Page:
"Formula does not fully meet the nutritional and immunity needs of infants. It leaves their immune systems flailing."I wonder how many pregnant mums were given those figures at their antenatal classes?
Only a couple of months later (during National Breastfeeding Awareness Week) Mother & Baby magazine (who claim to be staunch breastfeeding supporters), feel it's the perfect time for the Deputy Editor to tells readers she "couldn't be fagged breastfeeding" describing it as "creepy".
Ya gotta wonder how many of the one thousand US mums just couldn't be fagged? I wonder whether Kathryn Blundell would have been as quick to advertise her stance, had she been unlucky enough to have been one of the mums who buried her baby?
Some might have been shocked at Kathryn's outpouring of anti breastfeeding comments, but I suspect most of us working in the field of lactation have heard similar many times before. As a breastfeeding counsellor, when you meet a non breastfeeding mum (who knows you are a counsellor) you often get the full explanation of why they are holding a bottle. I've never commented, I would never ask a mum how she was feeding or why, but that doesn't matter really - because a mother judges herself far more harshly than anyone.
My experience of mothers who are so anti-breastfeeding, is that they actually really wanted to breastfeed or really felt they should - and for whatever reason it didn't work out. Mums who actually believe formula is as good, tend to be very laid back about the whole breast/formula issue - because they're happy with their own choice. The most vocal "pro formula feeders", shout loudly they made " a choice"; Insidiously attacking those who are breastfeeding, because they are the sort of parent who wants the best for their child.
No, it's only politically OK to advertise you couldn't be fagged when it comes to feeding. Why? because the majority don't do it. Even if a huge percentage wanted to - trying to succeed in a place where only 1 in 100 mums manage to meet the recommendations is an incredibly difficult task.
Imagine you had grown up only ever witnessing and tasting your local cuisine. Someone hands you a Chinese menu and instructs you to cook a dish, giving you no recipe and only a vague description of what it is. You've never heard of half the ingredients and what's more everyone around you seems to be doing "fine" on the local food anyway. You seek help but unfortunately whilst you can hunt out some trained and qualified chefs in your area, the vast majority themselves made do with local cooking - so they are not really sure when you ask trickier questions. Where do you start? This is often the position a new breastfeeding mum finds herself in.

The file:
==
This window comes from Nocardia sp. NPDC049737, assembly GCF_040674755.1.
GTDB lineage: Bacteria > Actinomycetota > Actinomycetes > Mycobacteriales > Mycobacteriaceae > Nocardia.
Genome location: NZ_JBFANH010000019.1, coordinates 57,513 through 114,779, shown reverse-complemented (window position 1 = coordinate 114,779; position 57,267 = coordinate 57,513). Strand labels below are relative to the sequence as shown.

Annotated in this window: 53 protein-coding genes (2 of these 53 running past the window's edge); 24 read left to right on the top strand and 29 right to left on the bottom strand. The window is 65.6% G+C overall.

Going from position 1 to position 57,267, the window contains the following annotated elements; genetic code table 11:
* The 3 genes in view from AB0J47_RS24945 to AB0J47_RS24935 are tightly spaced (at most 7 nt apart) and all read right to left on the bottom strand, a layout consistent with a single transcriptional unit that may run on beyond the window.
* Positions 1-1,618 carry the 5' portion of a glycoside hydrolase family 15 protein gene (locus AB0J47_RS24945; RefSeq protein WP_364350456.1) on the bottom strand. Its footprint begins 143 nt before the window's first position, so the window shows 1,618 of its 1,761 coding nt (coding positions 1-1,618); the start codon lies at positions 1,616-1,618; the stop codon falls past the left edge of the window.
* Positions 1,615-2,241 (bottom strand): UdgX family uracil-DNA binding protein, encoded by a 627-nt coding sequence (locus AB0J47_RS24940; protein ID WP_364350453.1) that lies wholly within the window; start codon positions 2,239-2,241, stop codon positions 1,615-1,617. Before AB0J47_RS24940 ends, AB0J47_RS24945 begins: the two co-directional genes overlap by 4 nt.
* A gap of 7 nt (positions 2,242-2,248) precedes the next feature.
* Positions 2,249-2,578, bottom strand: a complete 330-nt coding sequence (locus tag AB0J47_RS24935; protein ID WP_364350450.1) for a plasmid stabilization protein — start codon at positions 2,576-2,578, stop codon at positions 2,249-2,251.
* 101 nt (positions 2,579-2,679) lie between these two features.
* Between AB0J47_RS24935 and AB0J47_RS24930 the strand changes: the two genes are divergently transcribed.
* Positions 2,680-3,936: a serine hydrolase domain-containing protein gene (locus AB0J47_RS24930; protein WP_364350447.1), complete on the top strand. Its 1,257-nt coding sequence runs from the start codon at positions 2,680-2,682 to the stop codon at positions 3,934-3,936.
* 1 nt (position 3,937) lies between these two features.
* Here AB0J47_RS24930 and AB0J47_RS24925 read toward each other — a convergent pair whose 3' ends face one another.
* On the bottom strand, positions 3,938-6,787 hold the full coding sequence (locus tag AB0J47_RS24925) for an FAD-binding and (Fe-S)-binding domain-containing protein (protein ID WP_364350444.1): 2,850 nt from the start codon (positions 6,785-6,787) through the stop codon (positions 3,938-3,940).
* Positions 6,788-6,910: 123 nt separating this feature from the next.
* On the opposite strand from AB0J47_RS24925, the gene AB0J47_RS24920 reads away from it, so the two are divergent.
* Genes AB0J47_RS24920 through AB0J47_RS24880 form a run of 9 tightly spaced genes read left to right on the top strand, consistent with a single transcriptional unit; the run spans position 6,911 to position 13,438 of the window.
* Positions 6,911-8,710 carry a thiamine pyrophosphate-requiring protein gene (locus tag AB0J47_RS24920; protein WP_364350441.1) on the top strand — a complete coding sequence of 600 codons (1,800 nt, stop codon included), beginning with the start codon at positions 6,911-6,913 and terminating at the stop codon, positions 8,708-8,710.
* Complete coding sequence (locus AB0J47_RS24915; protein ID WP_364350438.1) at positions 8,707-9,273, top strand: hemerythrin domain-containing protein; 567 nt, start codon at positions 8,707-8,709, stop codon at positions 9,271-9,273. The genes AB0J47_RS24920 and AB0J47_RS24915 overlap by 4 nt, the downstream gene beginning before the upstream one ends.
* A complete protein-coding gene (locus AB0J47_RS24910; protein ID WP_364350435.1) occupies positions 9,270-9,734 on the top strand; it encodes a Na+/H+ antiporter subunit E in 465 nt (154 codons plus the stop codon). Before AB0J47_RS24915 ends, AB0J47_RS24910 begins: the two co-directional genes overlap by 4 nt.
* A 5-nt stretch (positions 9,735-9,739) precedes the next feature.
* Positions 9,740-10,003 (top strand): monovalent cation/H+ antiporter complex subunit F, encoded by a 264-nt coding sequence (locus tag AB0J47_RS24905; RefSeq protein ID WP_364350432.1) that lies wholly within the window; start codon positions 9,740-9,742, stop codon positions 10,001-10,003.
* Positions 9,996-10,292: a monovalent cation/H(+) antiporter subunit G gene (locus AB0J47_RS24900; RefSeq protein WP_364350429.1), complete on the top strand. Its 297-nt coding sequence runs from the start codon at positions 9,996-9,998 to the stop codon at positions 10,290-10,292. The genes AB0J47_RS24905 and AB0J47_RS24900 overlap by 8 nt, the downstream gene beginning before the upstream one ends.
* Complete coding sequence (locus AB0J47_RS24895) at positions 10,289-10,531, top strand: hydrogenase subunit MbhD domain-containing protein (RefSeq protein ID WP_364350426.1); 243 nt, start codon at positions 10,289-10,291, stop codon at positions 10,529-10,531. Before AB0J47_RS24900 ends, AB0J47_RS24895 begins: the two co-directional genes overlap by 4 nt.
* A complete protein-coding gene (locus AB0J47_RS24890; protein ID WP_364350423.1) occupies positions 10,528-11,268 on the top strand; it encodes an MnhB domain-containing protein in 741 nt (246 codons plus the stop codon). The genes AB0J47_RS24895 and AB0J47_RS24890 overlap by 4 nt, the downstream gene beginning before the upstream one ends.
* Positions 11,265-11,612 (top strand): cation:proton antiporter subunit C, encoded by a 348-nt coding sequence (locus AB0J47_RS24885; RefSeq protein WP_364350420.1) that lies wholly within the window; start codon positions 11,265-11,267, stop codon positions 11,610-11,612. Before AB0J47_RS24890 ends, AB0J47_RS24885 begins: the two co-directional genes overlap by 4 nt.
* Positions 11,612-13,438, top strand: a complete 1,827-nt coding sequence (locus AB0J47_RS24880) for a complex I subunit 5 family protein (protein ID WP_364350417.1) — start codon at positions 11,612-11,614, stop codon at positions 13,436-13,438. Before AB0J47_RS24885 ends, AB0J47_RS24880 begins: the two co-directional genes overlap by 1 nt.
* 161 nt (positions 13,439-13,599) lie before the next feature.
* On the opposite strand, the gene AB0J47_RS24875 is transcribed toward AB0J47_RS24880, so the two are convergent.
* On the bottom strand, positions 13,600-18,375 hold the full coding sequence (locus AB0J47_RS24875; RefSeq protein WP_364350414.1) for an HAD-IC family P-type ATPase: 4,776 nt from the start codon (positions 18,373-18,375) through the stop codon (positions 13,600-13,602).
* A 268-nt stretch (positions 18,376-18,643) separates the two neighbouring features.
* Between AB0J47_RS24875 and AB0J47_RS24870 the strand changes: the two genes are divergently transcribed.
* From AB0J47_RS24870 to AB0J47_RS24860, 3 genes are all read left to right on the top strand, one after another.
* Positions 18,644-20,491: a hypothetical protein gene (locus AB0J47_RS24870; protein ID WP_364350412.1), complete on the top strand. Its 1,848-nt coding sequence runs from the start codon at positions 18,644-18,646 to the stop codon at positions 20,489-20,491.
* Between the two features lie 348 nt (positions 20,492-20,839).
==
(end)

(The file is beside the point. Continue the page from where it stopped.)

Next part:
Now you could almost be fooled into thinking Western Women are "broken". Whilst entire tribes breastfeed in some parts of the world, seemingly only a tiny percentage of UK mothers can do so - despite all the amazing technology we supposedly have.
The trouble is breastfeeding involves two thing, breasts and money. The first apparently nowadays so bad a lot can't even bring themselves to say the word in public; "Are you feeding her yourself" is the most common avoidance tactic. I always long for someone to reply that no, they haul a neighbour over to do it. Mothers buy swathes of cloth to ensure not a fleck of flesh is displayed should they get as far as having to do it in public, and debate ensues over whether feeding a child milk of it's own species in a public place is actually socially acceptable. I wouldn't care but the vast majority of formula feeders also state they have "felt judged" bottle feeding in public, so it seems to me nobody is happy!
And this is where it comes back to the supposed "choice", the one that never was.
This multi million pound industry requires women to fail at breastfeeding for them to profit, and in order to do that, they need to convince mums their product is "nearly as good". In fact they spend hundreds of thousands of pounds per year ensuring mums receive this message, you only have to pick up a copy of "the politics of breastfeeding" to be terrified at just how this impacts on society.
So can we really blame the likes of Kathryn Blundell for her stance? As Deputy Editor of a magazine, wouldn't releasing such a controversial piece during National Breastfeeding Awareness week be quite a lucrative move? It has resulted in media coverage galore, radio interviews and how much free advertising for Mother & Baby? What's the old saying, "there is no such thing as bad publicity except your own obituary".
The sad thing is the huge cost to their readers. The pregnant mums who rely on the magazine for advice and information, perhaps the mum with a new baby, struggling with the early days of breastfeeding - confused as her midwife spent nine months telling her "breast was best".
Ultimately breastfeeding is down to a whole society and at the moment it's simply for the most part, a lucky few scraping through on a wing and a prayer. Most breastfeeders will readily admit, that in different circumstances, with their first child - they could easily have ended up not breastfeeding, because that's the lottery as things stand. The Department of Health might be talking the talk, but until the rest of the UK gets in step and walks the walk, nothing will change.